Diagnosis day is life-changing for Alzheimer’s disease patients and their families.
But Alzheimer’s actually begins years before it’s progressed far enough to produce the symptoms – memory problems, disorientation, trouble speaking and writing – that lead to a diagnosis.
The disease’s “silent phase” can last 20 years, Dean Hartley, science director for the national Alzheimer’s Association, told a Spokane audience last week.
That’s why researchers, along with seeking effective treatments for the fatal disease, are working to identify “biomarkers” of Alzheimer’s that signal the disease is already underway or a patient is at risk of developing it, allowing treatment to be delivered earlier.
Alzheimer’s is the most common type of dementia, affecting about 1 in 9 people in the U.S. age 65 and older. Patients eventually become unable to perform basic functions such as walking and swallowing.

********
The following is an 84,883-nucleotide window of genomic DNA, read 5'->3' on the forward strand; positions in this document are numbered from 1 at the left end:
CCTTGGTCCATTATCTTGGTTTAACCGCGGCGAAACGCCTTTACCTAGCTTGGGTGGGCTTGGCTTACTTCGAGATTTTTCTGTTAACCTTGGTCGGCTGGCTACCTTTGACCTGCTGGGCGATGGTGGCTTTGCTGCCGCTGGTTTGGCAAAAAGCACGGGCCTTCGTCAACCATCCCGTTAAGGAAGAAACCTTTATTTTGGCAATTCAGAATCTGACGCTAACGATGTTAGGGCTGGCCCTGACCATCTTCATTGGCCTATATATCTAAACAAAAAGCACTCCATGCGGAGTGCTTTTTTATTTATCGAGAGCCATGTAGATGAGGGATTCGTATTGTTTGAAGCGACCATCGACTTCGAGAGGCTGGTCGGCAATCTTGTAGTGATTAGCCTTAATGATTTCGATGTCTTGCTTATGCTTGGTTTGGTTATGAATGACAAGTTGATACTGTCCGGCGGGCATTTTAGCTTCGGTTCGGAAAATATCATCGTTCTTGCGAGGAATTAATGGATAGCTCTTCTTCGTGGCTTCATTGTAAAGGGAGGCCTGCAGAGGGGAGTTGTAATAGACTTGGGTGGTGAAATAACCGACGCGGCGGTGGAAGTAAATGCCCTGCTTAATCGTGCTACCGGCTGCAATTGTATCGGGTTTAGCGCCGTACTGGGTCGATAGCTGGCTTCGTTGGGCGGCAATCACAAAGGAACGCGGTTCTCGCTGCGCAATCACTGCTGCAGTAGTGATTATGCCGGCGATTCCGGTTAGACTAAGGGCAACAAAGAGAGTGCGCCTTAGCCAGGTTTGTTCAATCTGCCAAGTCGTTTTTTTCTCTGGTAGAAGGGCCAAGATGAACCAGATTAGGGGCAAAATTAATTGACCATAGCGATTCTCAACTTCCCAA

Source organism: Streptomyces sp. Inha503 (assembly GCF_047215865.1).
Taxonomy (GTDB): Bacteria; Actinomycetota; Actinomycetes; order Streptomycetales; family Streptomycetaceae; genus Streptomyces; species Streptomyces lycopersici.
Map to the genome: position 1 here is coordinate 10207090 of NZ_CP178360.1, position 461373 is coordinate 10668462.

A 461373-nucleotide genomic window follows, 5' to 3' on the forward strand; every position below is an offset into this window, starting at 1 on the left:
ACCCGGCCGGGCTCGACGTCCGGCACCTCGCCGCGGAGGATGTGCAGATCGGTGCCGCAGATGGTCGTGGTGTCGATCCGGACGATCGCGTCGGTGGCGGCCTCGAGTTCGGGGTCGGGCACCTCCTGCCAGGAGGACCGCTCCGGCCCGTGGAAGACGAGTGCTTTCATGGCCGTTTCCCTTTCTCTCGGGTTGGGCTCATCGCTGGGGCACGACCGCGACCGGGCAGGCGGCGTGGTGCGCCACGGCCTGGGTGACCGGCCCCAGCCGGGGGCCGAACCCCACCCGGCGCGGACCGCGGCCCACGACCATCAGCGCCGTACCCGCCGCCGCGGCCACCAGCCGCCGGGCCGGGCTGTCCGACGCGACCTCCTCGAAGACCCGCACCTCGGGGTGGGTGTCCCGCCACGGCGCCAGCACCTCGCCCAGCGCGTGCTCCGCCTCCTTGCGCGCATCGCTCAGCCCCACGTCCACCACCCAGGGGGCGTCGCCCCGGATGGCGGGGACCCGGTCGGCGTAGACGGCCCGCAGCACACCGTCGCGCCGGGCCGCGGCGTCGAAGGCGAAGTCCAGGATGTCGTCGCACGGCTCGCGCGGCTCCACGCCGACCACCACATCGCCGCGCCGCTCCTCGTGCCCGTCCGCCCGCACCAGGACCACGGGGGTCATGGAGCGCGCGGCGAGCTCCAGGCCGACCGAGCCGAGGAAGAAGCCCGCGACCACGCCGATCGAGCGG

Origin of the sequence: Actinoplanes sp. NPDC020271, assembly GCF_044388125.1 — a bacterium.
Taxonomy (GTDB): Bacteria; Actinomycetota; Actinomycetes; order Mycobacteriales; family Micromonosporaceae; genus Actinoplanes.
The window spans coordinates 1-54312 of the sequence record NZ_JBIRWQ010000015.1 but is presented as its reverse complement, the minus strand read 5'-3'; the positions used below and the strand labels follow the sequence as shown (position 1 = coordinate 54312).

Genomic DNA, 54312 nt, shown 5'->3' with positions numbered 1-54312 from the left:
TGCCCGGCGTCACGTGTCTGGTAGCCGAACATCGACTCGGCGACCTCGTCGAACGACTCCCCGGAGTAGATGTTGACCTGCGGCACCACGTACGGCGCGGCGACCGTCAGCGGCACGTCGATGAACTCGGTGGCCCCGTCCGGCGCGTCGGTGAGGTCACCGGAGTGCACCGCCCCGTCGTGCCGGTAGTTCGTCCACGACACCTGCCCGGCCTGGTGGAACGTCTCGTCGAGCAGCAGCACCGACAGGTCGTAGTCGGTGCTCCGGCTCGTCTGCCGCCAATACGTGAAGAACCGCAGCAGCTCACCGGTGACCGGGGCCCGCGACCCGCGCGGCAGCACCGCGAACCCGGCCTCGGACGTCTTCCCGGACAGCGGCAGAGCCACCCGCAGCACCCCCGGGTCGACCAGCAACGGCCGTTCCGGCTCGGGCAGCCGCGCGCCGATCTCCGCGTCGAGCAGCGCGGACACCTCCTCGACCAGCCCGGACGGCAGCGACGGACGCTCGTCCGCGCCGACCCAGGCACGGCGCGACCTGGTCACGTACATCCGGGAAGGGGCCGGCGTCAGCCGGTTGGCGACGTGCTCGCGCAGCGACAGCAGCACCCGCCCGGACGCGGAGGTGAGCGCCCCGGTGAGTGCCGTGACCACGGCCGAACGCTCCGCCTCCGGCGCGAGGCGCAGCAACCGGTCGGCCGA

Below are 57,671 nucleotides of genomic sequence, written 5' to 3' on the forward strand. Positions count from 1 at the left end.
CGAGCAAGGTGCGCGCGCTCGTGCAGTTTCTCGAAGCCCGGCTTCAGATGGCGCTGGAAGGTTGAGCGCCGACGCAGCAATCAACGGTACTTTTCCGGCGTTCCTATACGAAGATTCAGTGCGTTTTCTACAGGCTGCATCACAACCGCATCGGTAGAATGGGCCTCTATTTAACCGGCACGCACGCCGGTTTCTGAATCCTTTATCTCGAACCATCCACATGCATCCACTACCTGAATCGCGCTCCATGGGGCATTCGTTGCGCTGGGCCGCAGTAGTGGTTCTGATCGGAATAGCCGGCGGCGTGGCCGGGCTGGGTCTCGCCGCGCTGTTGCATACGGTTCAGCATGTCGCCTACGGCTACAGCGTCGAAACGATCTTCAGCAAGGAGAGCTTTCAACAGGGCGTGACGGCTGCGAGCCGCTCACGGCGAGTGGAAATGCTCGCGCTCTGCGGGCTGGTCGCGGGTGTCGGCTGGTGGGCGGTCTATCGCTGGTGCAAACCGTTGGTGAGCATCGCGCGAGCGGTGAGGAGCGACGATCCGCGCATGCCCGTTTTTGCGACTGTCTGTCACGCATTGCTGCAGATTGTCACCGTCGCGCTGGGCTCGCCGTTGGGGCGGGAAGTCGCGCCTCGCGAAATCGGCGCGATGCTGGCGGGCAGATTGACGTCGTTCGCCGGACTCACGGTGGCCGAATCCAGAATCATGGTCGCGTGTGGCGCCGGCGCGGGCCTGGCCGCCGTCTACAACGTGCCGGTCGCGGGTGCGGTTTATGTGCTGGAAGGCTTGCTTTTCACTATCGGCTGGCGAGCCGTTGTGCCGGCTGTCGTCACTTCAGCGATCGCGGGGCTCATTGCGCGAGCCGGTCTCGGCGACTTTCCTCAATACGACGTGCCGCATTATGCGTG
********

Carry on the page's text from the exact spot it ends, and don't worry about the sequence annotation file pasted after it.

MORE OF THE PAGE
In town to provide an update on Alzheimer’s research at a public presentation at Gonzaga University, Hartley said scientists are searching for drugs to treat the disease, but also for its early signs hidden in the body.
Like high cholesterol signals a high risk of cardiovascular disease, a biological marker is some measurable substance in the body that indicates illness. By identifying the biomarkers associated with Alzheimer’s before it degrades patients’ brains, researchers hope to eventually be able to identify it before patients suffer the losses typical of the disease.